WASHINGTON (Reuters) - The number of Americans filing for unemployment benefits unexpectedly fell last week, pointing to sustained strength in the labor market despite a sharp slowdown in hiring last month.
Other data on Thursday showed wholesale inventories recording their biggest increase in 10 months in April, prompting economists to raise their second-quarter economic growth estimates. The rise in inventories came even as sales at wholesalers rose for a second straight month.
Initial claims for state unemployment benefits declined 4,000 to a seasonally adjusted 264,000 for the week ended June 4, the Labor Department said. The drop confounded economists’ expectations for an increase to 270,000.
“The hand-wringing over the May jobs report may be misplaced,” said Joel Naroff, chief economist at Economic Advisors in Holland, Pennsylvania.
Claims have dropped by 30,000 since surging to 294,000 in early May. They have now been below 300,000, a threshold associated with a strong job market, for 66 straight weeks, the longest streak since 1973.
The four-week moving average of claims, considered a better measure of labor market trends as it irons out week-to-week volatility, fell 7,500 to 269,500 last week.
The claims report offered the latest sign that the labor market remains strong even though the economy added only 38,000 jobs in May, the smallest gain since September 2010. A report on Wednesday showed job openings hitting a nine-month high in April and layoffs falling to their lowest level since September 2014.
“The underlying trend to a tighter labor market remains intact. It seems clear that the problem with the jobs market is hiring new employees that are suitable for available positions, which in itself is a sign of labor market tightness,” said John Ryding, chief economist at RDQ Economics in New York.
Prices for U.S. Treasuries rose as a broad decline on commodity and stock markets boosted the appeal of low-risk assets. The dollar .DXY rose against a basket of currencies, while U.S. stocks fell.
The claims report also showed the number of Americans still receiving benefits after an initial week of aid fell in the week ending May 28 to the lowest level since October 2000. The insured unemployment rate fell one-tenth of a percentage point to a record low of 1.5 percent.
The health of the labor market will likely determine the timing of the next Federal Reserve interest rate increase.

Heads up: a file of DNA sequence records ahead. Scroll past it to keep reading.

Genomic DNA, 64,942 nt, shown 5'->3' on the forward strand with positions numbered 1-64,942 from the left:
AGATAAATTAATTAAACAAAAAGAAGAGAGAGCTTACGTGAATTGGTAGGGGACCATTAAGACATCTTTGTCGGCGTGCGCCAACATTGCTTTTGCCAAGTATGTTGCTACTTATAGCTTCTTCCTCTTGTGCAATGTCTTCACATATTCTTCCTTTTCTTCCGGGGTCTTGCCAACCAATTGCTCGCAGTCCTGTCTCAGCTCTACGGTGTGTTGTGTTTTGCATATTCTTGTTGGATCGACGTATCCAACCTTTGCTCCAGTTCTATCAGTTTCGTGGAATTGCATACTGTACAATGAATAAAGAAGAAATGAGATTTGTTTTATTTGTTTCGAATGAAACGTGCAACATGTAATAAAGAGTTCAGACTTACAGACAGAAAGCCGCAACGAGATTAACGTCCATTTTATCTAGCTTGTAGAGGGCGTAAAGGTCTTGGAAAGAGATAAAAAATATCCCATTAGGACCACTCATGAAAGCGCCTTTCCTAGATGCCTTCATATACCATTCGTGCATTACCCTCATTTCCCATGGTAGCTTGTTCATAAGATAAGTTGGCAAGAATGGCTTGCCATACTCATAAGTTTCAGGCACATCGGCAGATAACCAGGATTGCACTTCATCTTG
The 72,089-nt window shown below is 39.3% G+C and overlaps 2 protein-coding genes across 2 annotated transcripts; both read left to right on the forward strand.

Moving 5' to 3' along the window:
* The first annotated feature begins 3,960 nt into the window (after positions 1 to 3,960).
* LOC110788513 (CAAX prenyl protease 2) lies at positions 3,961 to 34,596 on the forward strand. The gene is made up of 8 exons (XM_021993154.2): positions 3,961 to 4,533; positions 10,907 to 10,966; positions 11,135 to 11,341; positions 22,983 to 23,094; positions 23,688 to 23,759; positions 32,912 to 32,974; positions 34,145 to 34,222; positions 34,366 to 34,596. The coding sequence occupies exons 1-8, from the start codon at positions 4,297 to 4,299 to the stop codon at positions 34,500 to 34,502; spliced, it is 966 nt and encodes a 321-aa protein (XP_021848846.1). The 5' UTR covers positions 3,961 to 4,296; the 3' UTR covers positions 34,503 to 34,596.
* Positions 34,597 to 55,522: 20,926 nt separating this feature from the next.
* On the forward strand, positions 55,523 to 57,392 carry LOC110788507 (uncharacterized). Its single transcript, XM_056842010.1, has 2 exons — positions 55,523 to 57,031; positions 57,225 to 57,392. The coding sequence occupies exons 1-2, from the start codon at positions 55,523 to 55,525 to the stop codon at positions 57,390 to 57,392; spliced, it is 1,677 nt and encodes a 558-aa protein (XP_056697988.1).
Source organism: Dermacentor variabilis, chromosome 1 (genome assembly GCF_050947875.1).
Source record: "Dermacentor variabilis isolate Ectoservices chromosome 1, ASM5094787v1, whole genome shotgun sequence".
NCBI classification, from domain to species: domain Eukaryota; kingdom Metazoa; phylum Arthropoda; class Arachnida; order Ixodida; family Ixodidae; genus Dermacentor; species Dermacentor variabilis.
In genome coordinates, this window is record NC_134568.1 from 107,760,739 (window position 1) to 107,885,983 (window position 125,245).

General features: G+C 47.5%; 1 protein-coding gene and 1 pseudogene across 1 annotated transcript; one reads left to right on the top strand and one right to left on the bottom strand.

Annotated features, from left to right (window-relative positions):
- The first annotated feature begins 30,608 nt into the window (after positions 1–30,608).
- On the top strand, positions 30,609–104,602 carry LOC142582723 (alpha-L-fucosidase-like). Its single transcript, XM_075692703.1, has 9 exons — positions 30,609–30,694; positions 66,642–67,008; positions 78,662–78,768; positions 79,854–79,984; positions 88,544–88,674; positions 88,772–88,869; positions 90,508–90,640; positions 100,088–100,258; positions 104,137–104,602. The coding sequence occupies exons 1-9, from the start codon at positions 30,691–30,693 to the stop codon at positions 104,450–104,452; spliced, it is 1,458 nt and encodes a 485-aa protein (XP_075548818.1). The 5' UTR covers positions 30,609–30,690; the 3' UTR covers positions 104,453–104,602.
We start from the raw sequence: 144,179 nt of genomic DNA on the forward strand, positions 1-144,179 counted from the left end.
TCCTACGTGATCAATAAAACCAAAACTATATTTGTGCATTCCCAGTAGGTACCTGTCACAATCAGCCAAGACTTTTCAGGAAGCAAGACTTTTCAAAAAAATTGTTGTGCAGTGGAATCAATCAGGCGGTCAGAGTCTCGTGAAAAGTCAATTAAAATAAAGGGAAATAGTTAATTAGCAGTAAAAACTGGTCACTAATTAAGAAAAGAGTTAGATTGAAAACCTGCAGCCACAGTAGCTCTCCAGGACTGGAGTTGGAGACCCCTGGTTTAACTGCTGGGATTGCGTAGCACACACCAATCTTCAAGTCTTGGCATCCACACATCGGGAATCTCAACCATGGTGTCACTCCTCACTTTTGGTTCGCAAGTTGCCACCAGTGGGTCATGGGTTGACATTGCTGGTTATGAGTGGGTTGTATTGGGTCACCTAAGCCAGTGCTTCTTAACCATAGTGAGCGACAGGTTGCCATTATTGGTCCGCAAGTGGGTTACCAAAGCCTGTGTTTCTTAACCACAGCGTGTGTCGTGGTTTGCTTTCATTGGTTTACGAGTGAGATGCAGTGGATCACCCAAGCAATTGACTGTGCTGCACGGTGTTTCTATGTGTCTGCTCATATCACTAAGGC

Fed Chair Janet Yellen this week reiterated the U.S. central bank’s desire to raise rates, but gave no hints on when that might happen.
Before May’s dismal jobs report, Yellen had signaled rates would rise “in coming months” if economic data continued to suggest that growth was picking up in the second quarter. The Fed lifted its benchmark overnight interest rate in December for the first time in nearly a decade.
So far, reports on consumer spending, industrial production and housing suggest the economy has regained speed after growth slowed to a 0.8 percent annualized rate in the first quarter.
Growth prospects for the second quarter received a further boost from a separate report from the Commerce Department on Thursday showing wholesale inventories increasing 0.6 percent in April, the biggest gain since June last year, after rising 0.2 percent in March.
Sales at wholesalers jumped 1.0 percent in April, the largest increase since April 2015, after advancing 0.6 percent in March. With sales increasing solidly for a second straight month, it would take wholesalers 1.35 months to clear shelves, down from 1.36 months in March.
The component of wholesale inventories that goes into the calculation of GDP - wholesale stocks excluding autos - increased 0.8 percent in April. As result, economists raised their second-quarter GDP growth estimates by as much as three-tenths of a percentage point to as high as a 2.7 percent rate.
“While the stronger inventory data should boost growth in the first and second quarters relative to what we previously had been expecting, it also should be more of a headwind for growth in the future,” said Daniel Silver, an economist at JPMorgan in New York.
Inventories have been a drag on GDP growth since the third quarter of 2015.
Reporting by Lucia Mutikani; Editing by Paul Simao